Atomic Training, the consumer division of Atomic Learning of Little Falls, is now working with Best Buy’s Geek Squad.
Both entities have carved out a business footprint based on helping people get the most out of their technology.
Atomic Training is an on-demand software trainer. The division goal is to give users greater confidence and success when using technology and it provides support tutorials as it works with businesses, organizations and individuals.
Earlier this week, Atomic Training reported the agreement “will provide millions of Geek Squad Tech Support members exclusive access to a new online library of more than 60,000 tech training tutorials.
“Available through the Geek Squad website, the new video tutorial library will be released with the launch of Microsoft Windows 8 on Oct. 26, giving Geek Squad tech support members tips on the new operating system along with a rich selection of other popular software and technology topics.”
George Sherman, senior vice president of Best Buy Services said, “Atomic Training’s proven format of short, online tutorials extends the benefits of this program to anytime, anywhere tech training so members can learn more about the technology that’s most important to them.”
Geek Squad Tech Support serves more than two million members on software and operating system issues at Best Buy stores, online, or via the phone 24 hours a day. The company works with a variety of computer on a subscription basis. The service is not limited to Best Buy purchases. Members may have purchased their computers anywhere.
Atomic Learning launched its Atomic Training division in 2010 to reach the consumer market.
“Geek Squad’s respected technology service and Geek Squad Tech Support membership are the perfect platforms for this partnership,” said Dan Meyer, CEO of Atomic Learning in a news release. “Providing its members with the desired technology training and support will ensure that more people are able to better understand and use the technology that is a growing part of their daily lives.”
Verizon Wireless announced customers in Brainerd and Baxter will be among those to get 4G Long Term Evolution (LTE) network. Verizon Wireless reported that change promises speeds up to 10 times faster than 3G service, meaning “customers who visit or live in the popular lake areas of central and northern Minnesota will be able to surf the Web, steam music and video” among other activities on tablets or smartphones at faster speeds. The company said new coverage in the Brainerd lakes area will include: Baxter and west to the Gull Lake area and Pillager; north to the Long Lake area including Nisswa, Pequot Lakes and Pine River; northeast to Aitkin, including Crosby and Deerwood, and south to the Crow Wing Lake area.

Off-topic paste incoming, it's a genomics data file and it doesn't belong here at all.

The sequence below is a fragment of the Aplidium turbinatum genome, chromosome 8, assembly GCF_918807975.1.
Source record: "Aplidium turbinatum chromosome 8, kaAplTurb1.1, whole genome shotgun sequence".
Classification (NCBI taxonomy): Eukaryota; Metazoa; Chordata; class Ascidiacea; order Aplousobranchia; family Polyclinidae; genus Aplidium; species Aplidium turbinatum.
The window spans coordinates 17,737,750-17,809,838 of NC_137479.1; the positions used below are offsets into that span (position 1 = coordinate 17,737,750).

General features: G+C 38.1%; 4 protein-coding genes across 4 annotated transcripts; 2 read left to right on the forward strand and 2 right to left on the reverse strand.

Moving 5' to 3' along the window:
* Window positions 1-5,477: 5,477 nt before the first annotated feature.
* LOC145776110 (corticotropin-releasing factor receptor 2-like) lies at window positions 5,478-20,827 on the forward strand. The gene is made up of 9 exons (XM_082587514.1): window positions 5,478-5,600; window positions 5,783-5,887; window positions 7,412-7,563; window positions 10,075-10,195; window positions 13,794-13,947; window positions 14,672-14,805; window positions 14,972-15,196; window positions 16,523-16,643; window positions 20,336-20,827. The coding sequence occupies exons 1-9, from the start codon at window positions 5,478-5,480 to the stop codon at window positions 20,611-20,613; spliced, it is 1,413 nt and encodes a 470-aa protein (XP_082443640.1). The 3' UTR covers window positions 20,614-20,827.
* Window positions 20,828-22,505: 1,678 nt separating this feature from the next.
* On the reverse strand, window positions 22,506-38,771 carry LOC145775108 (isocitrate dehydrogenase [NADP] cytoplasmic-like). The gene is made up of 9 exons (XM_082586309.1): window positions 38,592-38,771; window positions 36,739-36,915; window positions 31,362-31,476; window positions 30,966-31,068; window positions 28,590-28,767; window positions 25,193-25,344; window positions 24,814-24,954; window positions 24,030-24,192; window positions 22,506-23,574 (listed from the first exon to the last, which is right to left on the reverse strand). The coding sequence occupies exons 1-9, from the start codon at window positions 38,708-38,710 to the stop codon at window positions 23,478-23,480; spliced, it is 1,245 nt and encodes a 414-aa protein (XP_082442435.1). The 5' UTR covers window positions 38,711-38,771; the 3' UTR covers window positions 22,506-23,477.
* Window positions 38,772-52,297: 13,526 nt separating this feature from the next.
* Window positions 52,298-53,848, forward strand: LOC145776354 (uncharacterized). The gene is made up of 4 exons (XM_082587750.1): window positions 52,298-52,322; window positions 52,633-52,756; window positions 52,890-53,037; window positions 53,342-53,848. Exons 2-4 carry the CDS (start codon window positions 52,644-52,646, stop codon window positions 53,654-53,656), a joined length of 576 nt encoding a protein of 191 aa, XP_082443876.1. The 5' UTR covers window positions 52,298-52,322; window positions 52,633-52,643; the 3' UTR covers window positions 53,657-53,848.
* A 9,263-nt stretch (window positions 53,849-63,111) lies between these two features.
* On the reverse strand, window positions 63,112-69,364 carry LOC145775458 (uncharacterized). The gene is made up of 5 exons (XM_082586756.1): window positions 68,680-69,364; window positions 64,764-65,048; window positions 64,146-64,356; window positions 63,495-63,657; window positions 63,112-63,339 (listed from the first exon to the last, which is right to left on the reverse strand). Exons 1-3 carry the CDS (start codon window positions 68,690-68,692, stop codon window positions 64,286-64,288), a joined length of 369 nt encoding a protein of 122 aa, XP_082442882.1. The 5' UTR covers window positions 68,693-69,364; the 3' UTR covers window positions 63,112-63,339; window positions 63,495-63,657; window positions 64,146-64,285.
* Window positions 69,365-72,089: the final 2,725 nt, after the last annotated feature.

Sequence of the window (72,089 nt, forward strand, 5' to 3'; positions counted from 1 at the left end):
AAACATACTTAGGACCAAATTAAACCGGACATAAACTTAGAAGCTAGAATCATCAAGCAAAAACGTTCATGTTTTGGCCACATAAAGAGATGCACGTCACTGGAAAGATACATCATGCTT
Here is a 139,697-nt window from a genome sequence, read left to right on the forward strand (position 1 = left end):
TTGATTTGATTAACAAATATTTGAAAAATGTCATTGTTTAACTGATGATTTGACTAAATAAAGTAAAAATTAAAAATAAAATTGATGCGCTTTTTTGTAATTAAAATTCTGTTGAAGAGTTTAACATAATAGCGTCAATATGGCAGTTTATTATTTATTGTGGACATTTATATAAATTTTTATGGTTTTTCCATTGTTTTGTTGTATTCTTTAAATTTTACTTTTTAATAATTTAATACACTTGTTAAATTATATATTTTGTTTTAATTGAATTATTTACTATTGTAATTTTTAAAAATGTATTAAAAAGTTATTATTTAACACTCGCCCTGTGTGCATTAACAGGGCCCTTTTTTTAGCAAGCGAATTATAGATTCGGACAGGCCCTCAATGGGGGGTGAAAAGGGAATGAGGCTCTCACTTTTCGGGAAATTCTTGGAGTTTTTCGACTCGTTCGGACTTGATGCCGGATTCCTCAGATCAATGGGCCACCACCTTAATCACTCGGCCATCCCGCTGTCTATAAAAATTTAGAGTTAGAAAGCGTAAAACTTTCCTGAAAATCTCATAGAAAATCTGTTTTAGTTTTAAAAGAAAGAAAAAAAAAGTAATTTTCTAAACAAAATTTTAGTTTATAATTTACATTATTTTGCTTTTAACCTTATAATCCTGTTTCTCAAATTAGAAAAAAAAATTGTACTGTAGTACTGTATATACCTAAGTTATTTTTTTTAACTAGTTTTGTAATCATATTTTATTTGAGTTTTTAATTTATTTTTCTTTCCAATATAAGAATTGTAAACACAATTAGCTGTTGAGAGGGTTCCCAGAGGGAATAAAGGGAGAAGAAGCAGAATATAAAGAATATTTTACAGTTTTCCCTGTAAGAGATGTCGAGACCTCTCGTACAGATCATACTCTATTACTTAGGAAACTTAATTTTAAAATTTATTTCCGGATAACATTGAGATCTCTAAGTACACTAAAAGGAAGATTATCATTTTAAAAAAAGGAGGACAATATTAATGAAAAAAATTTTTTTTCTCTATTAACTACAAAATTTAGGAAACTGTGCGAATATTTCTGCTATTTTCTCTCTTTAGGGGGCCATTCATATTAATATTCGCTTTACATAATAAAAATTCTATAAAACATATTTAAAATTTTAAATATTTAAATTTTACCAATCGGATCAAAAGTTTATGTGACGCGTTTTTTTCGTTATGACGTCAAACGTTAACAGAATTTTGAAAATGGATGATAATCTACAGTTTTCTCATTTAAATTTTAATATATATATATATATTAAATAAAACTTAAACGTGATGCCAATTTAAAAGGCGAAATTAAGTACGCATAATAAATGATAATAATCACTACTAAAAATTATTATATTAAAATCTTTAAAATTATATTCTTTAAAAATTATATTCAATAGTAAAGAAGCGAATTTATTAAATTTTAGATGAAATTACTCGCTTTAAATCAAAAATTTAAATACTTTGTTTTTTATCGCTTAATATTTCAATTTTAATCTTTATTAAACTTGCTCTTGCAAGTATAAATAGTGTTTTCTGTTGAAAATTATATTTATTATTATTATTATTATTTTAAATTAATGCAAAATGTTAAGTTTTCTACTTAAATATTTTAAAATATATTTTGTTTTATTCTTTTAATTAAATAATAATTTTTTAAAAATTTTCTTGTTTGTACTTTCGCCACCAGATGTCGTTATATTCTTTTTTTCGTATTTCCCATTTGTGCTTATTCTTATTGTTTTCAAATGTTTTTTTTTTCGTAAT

The expanded St. Cloud coverage will extend north to Little Falls to include Royalton and St. Stephens. Verizon Wireless reported the new coverage will provide Highway 10 travelers with contiguous coverage from Little Falls to Minneapolis. Highway 23 will expand northeast from Foley to Mora, and Highway 25 coverage will extend south from Foley to Becker.
In Alexandria, includes Highway 71 from Long Prairie to Wadena. In addition to Fergus Falls, coverage will extend north on Highway 59 to the Detroit Lakes area, including Frazee and Perham.
Verizon Wireless also expanded service to Alexandria, Fergus Falls and communities around St. Cloud. Willmar and Marshall will be added by year’s end, the company reported.
The 4G service is being introduced Thursday. Verizon Wireless said the new service means it will be able to provide continuous coverage on Interstate 94 from Fargo, N.D. across Minnesota to Hudson, Wis.
“In real-world, fully-loaded network environments, Verizon Wireless 4G LTE customers should experience average data rates of 5 to 12 megabits per second (Mbps) on the downlink and 2 to 5 Mbps on the uplink,” Verizon reported.
Lakes Latte in Pequot Lakes is looking for a new location, owner Justin Bolz-Andolshek said. The building just off Highway 371 where the coffee spot was is currently being gutted for a new use but Bolz-Andolshek said he wasn’t sure what may be moving inside.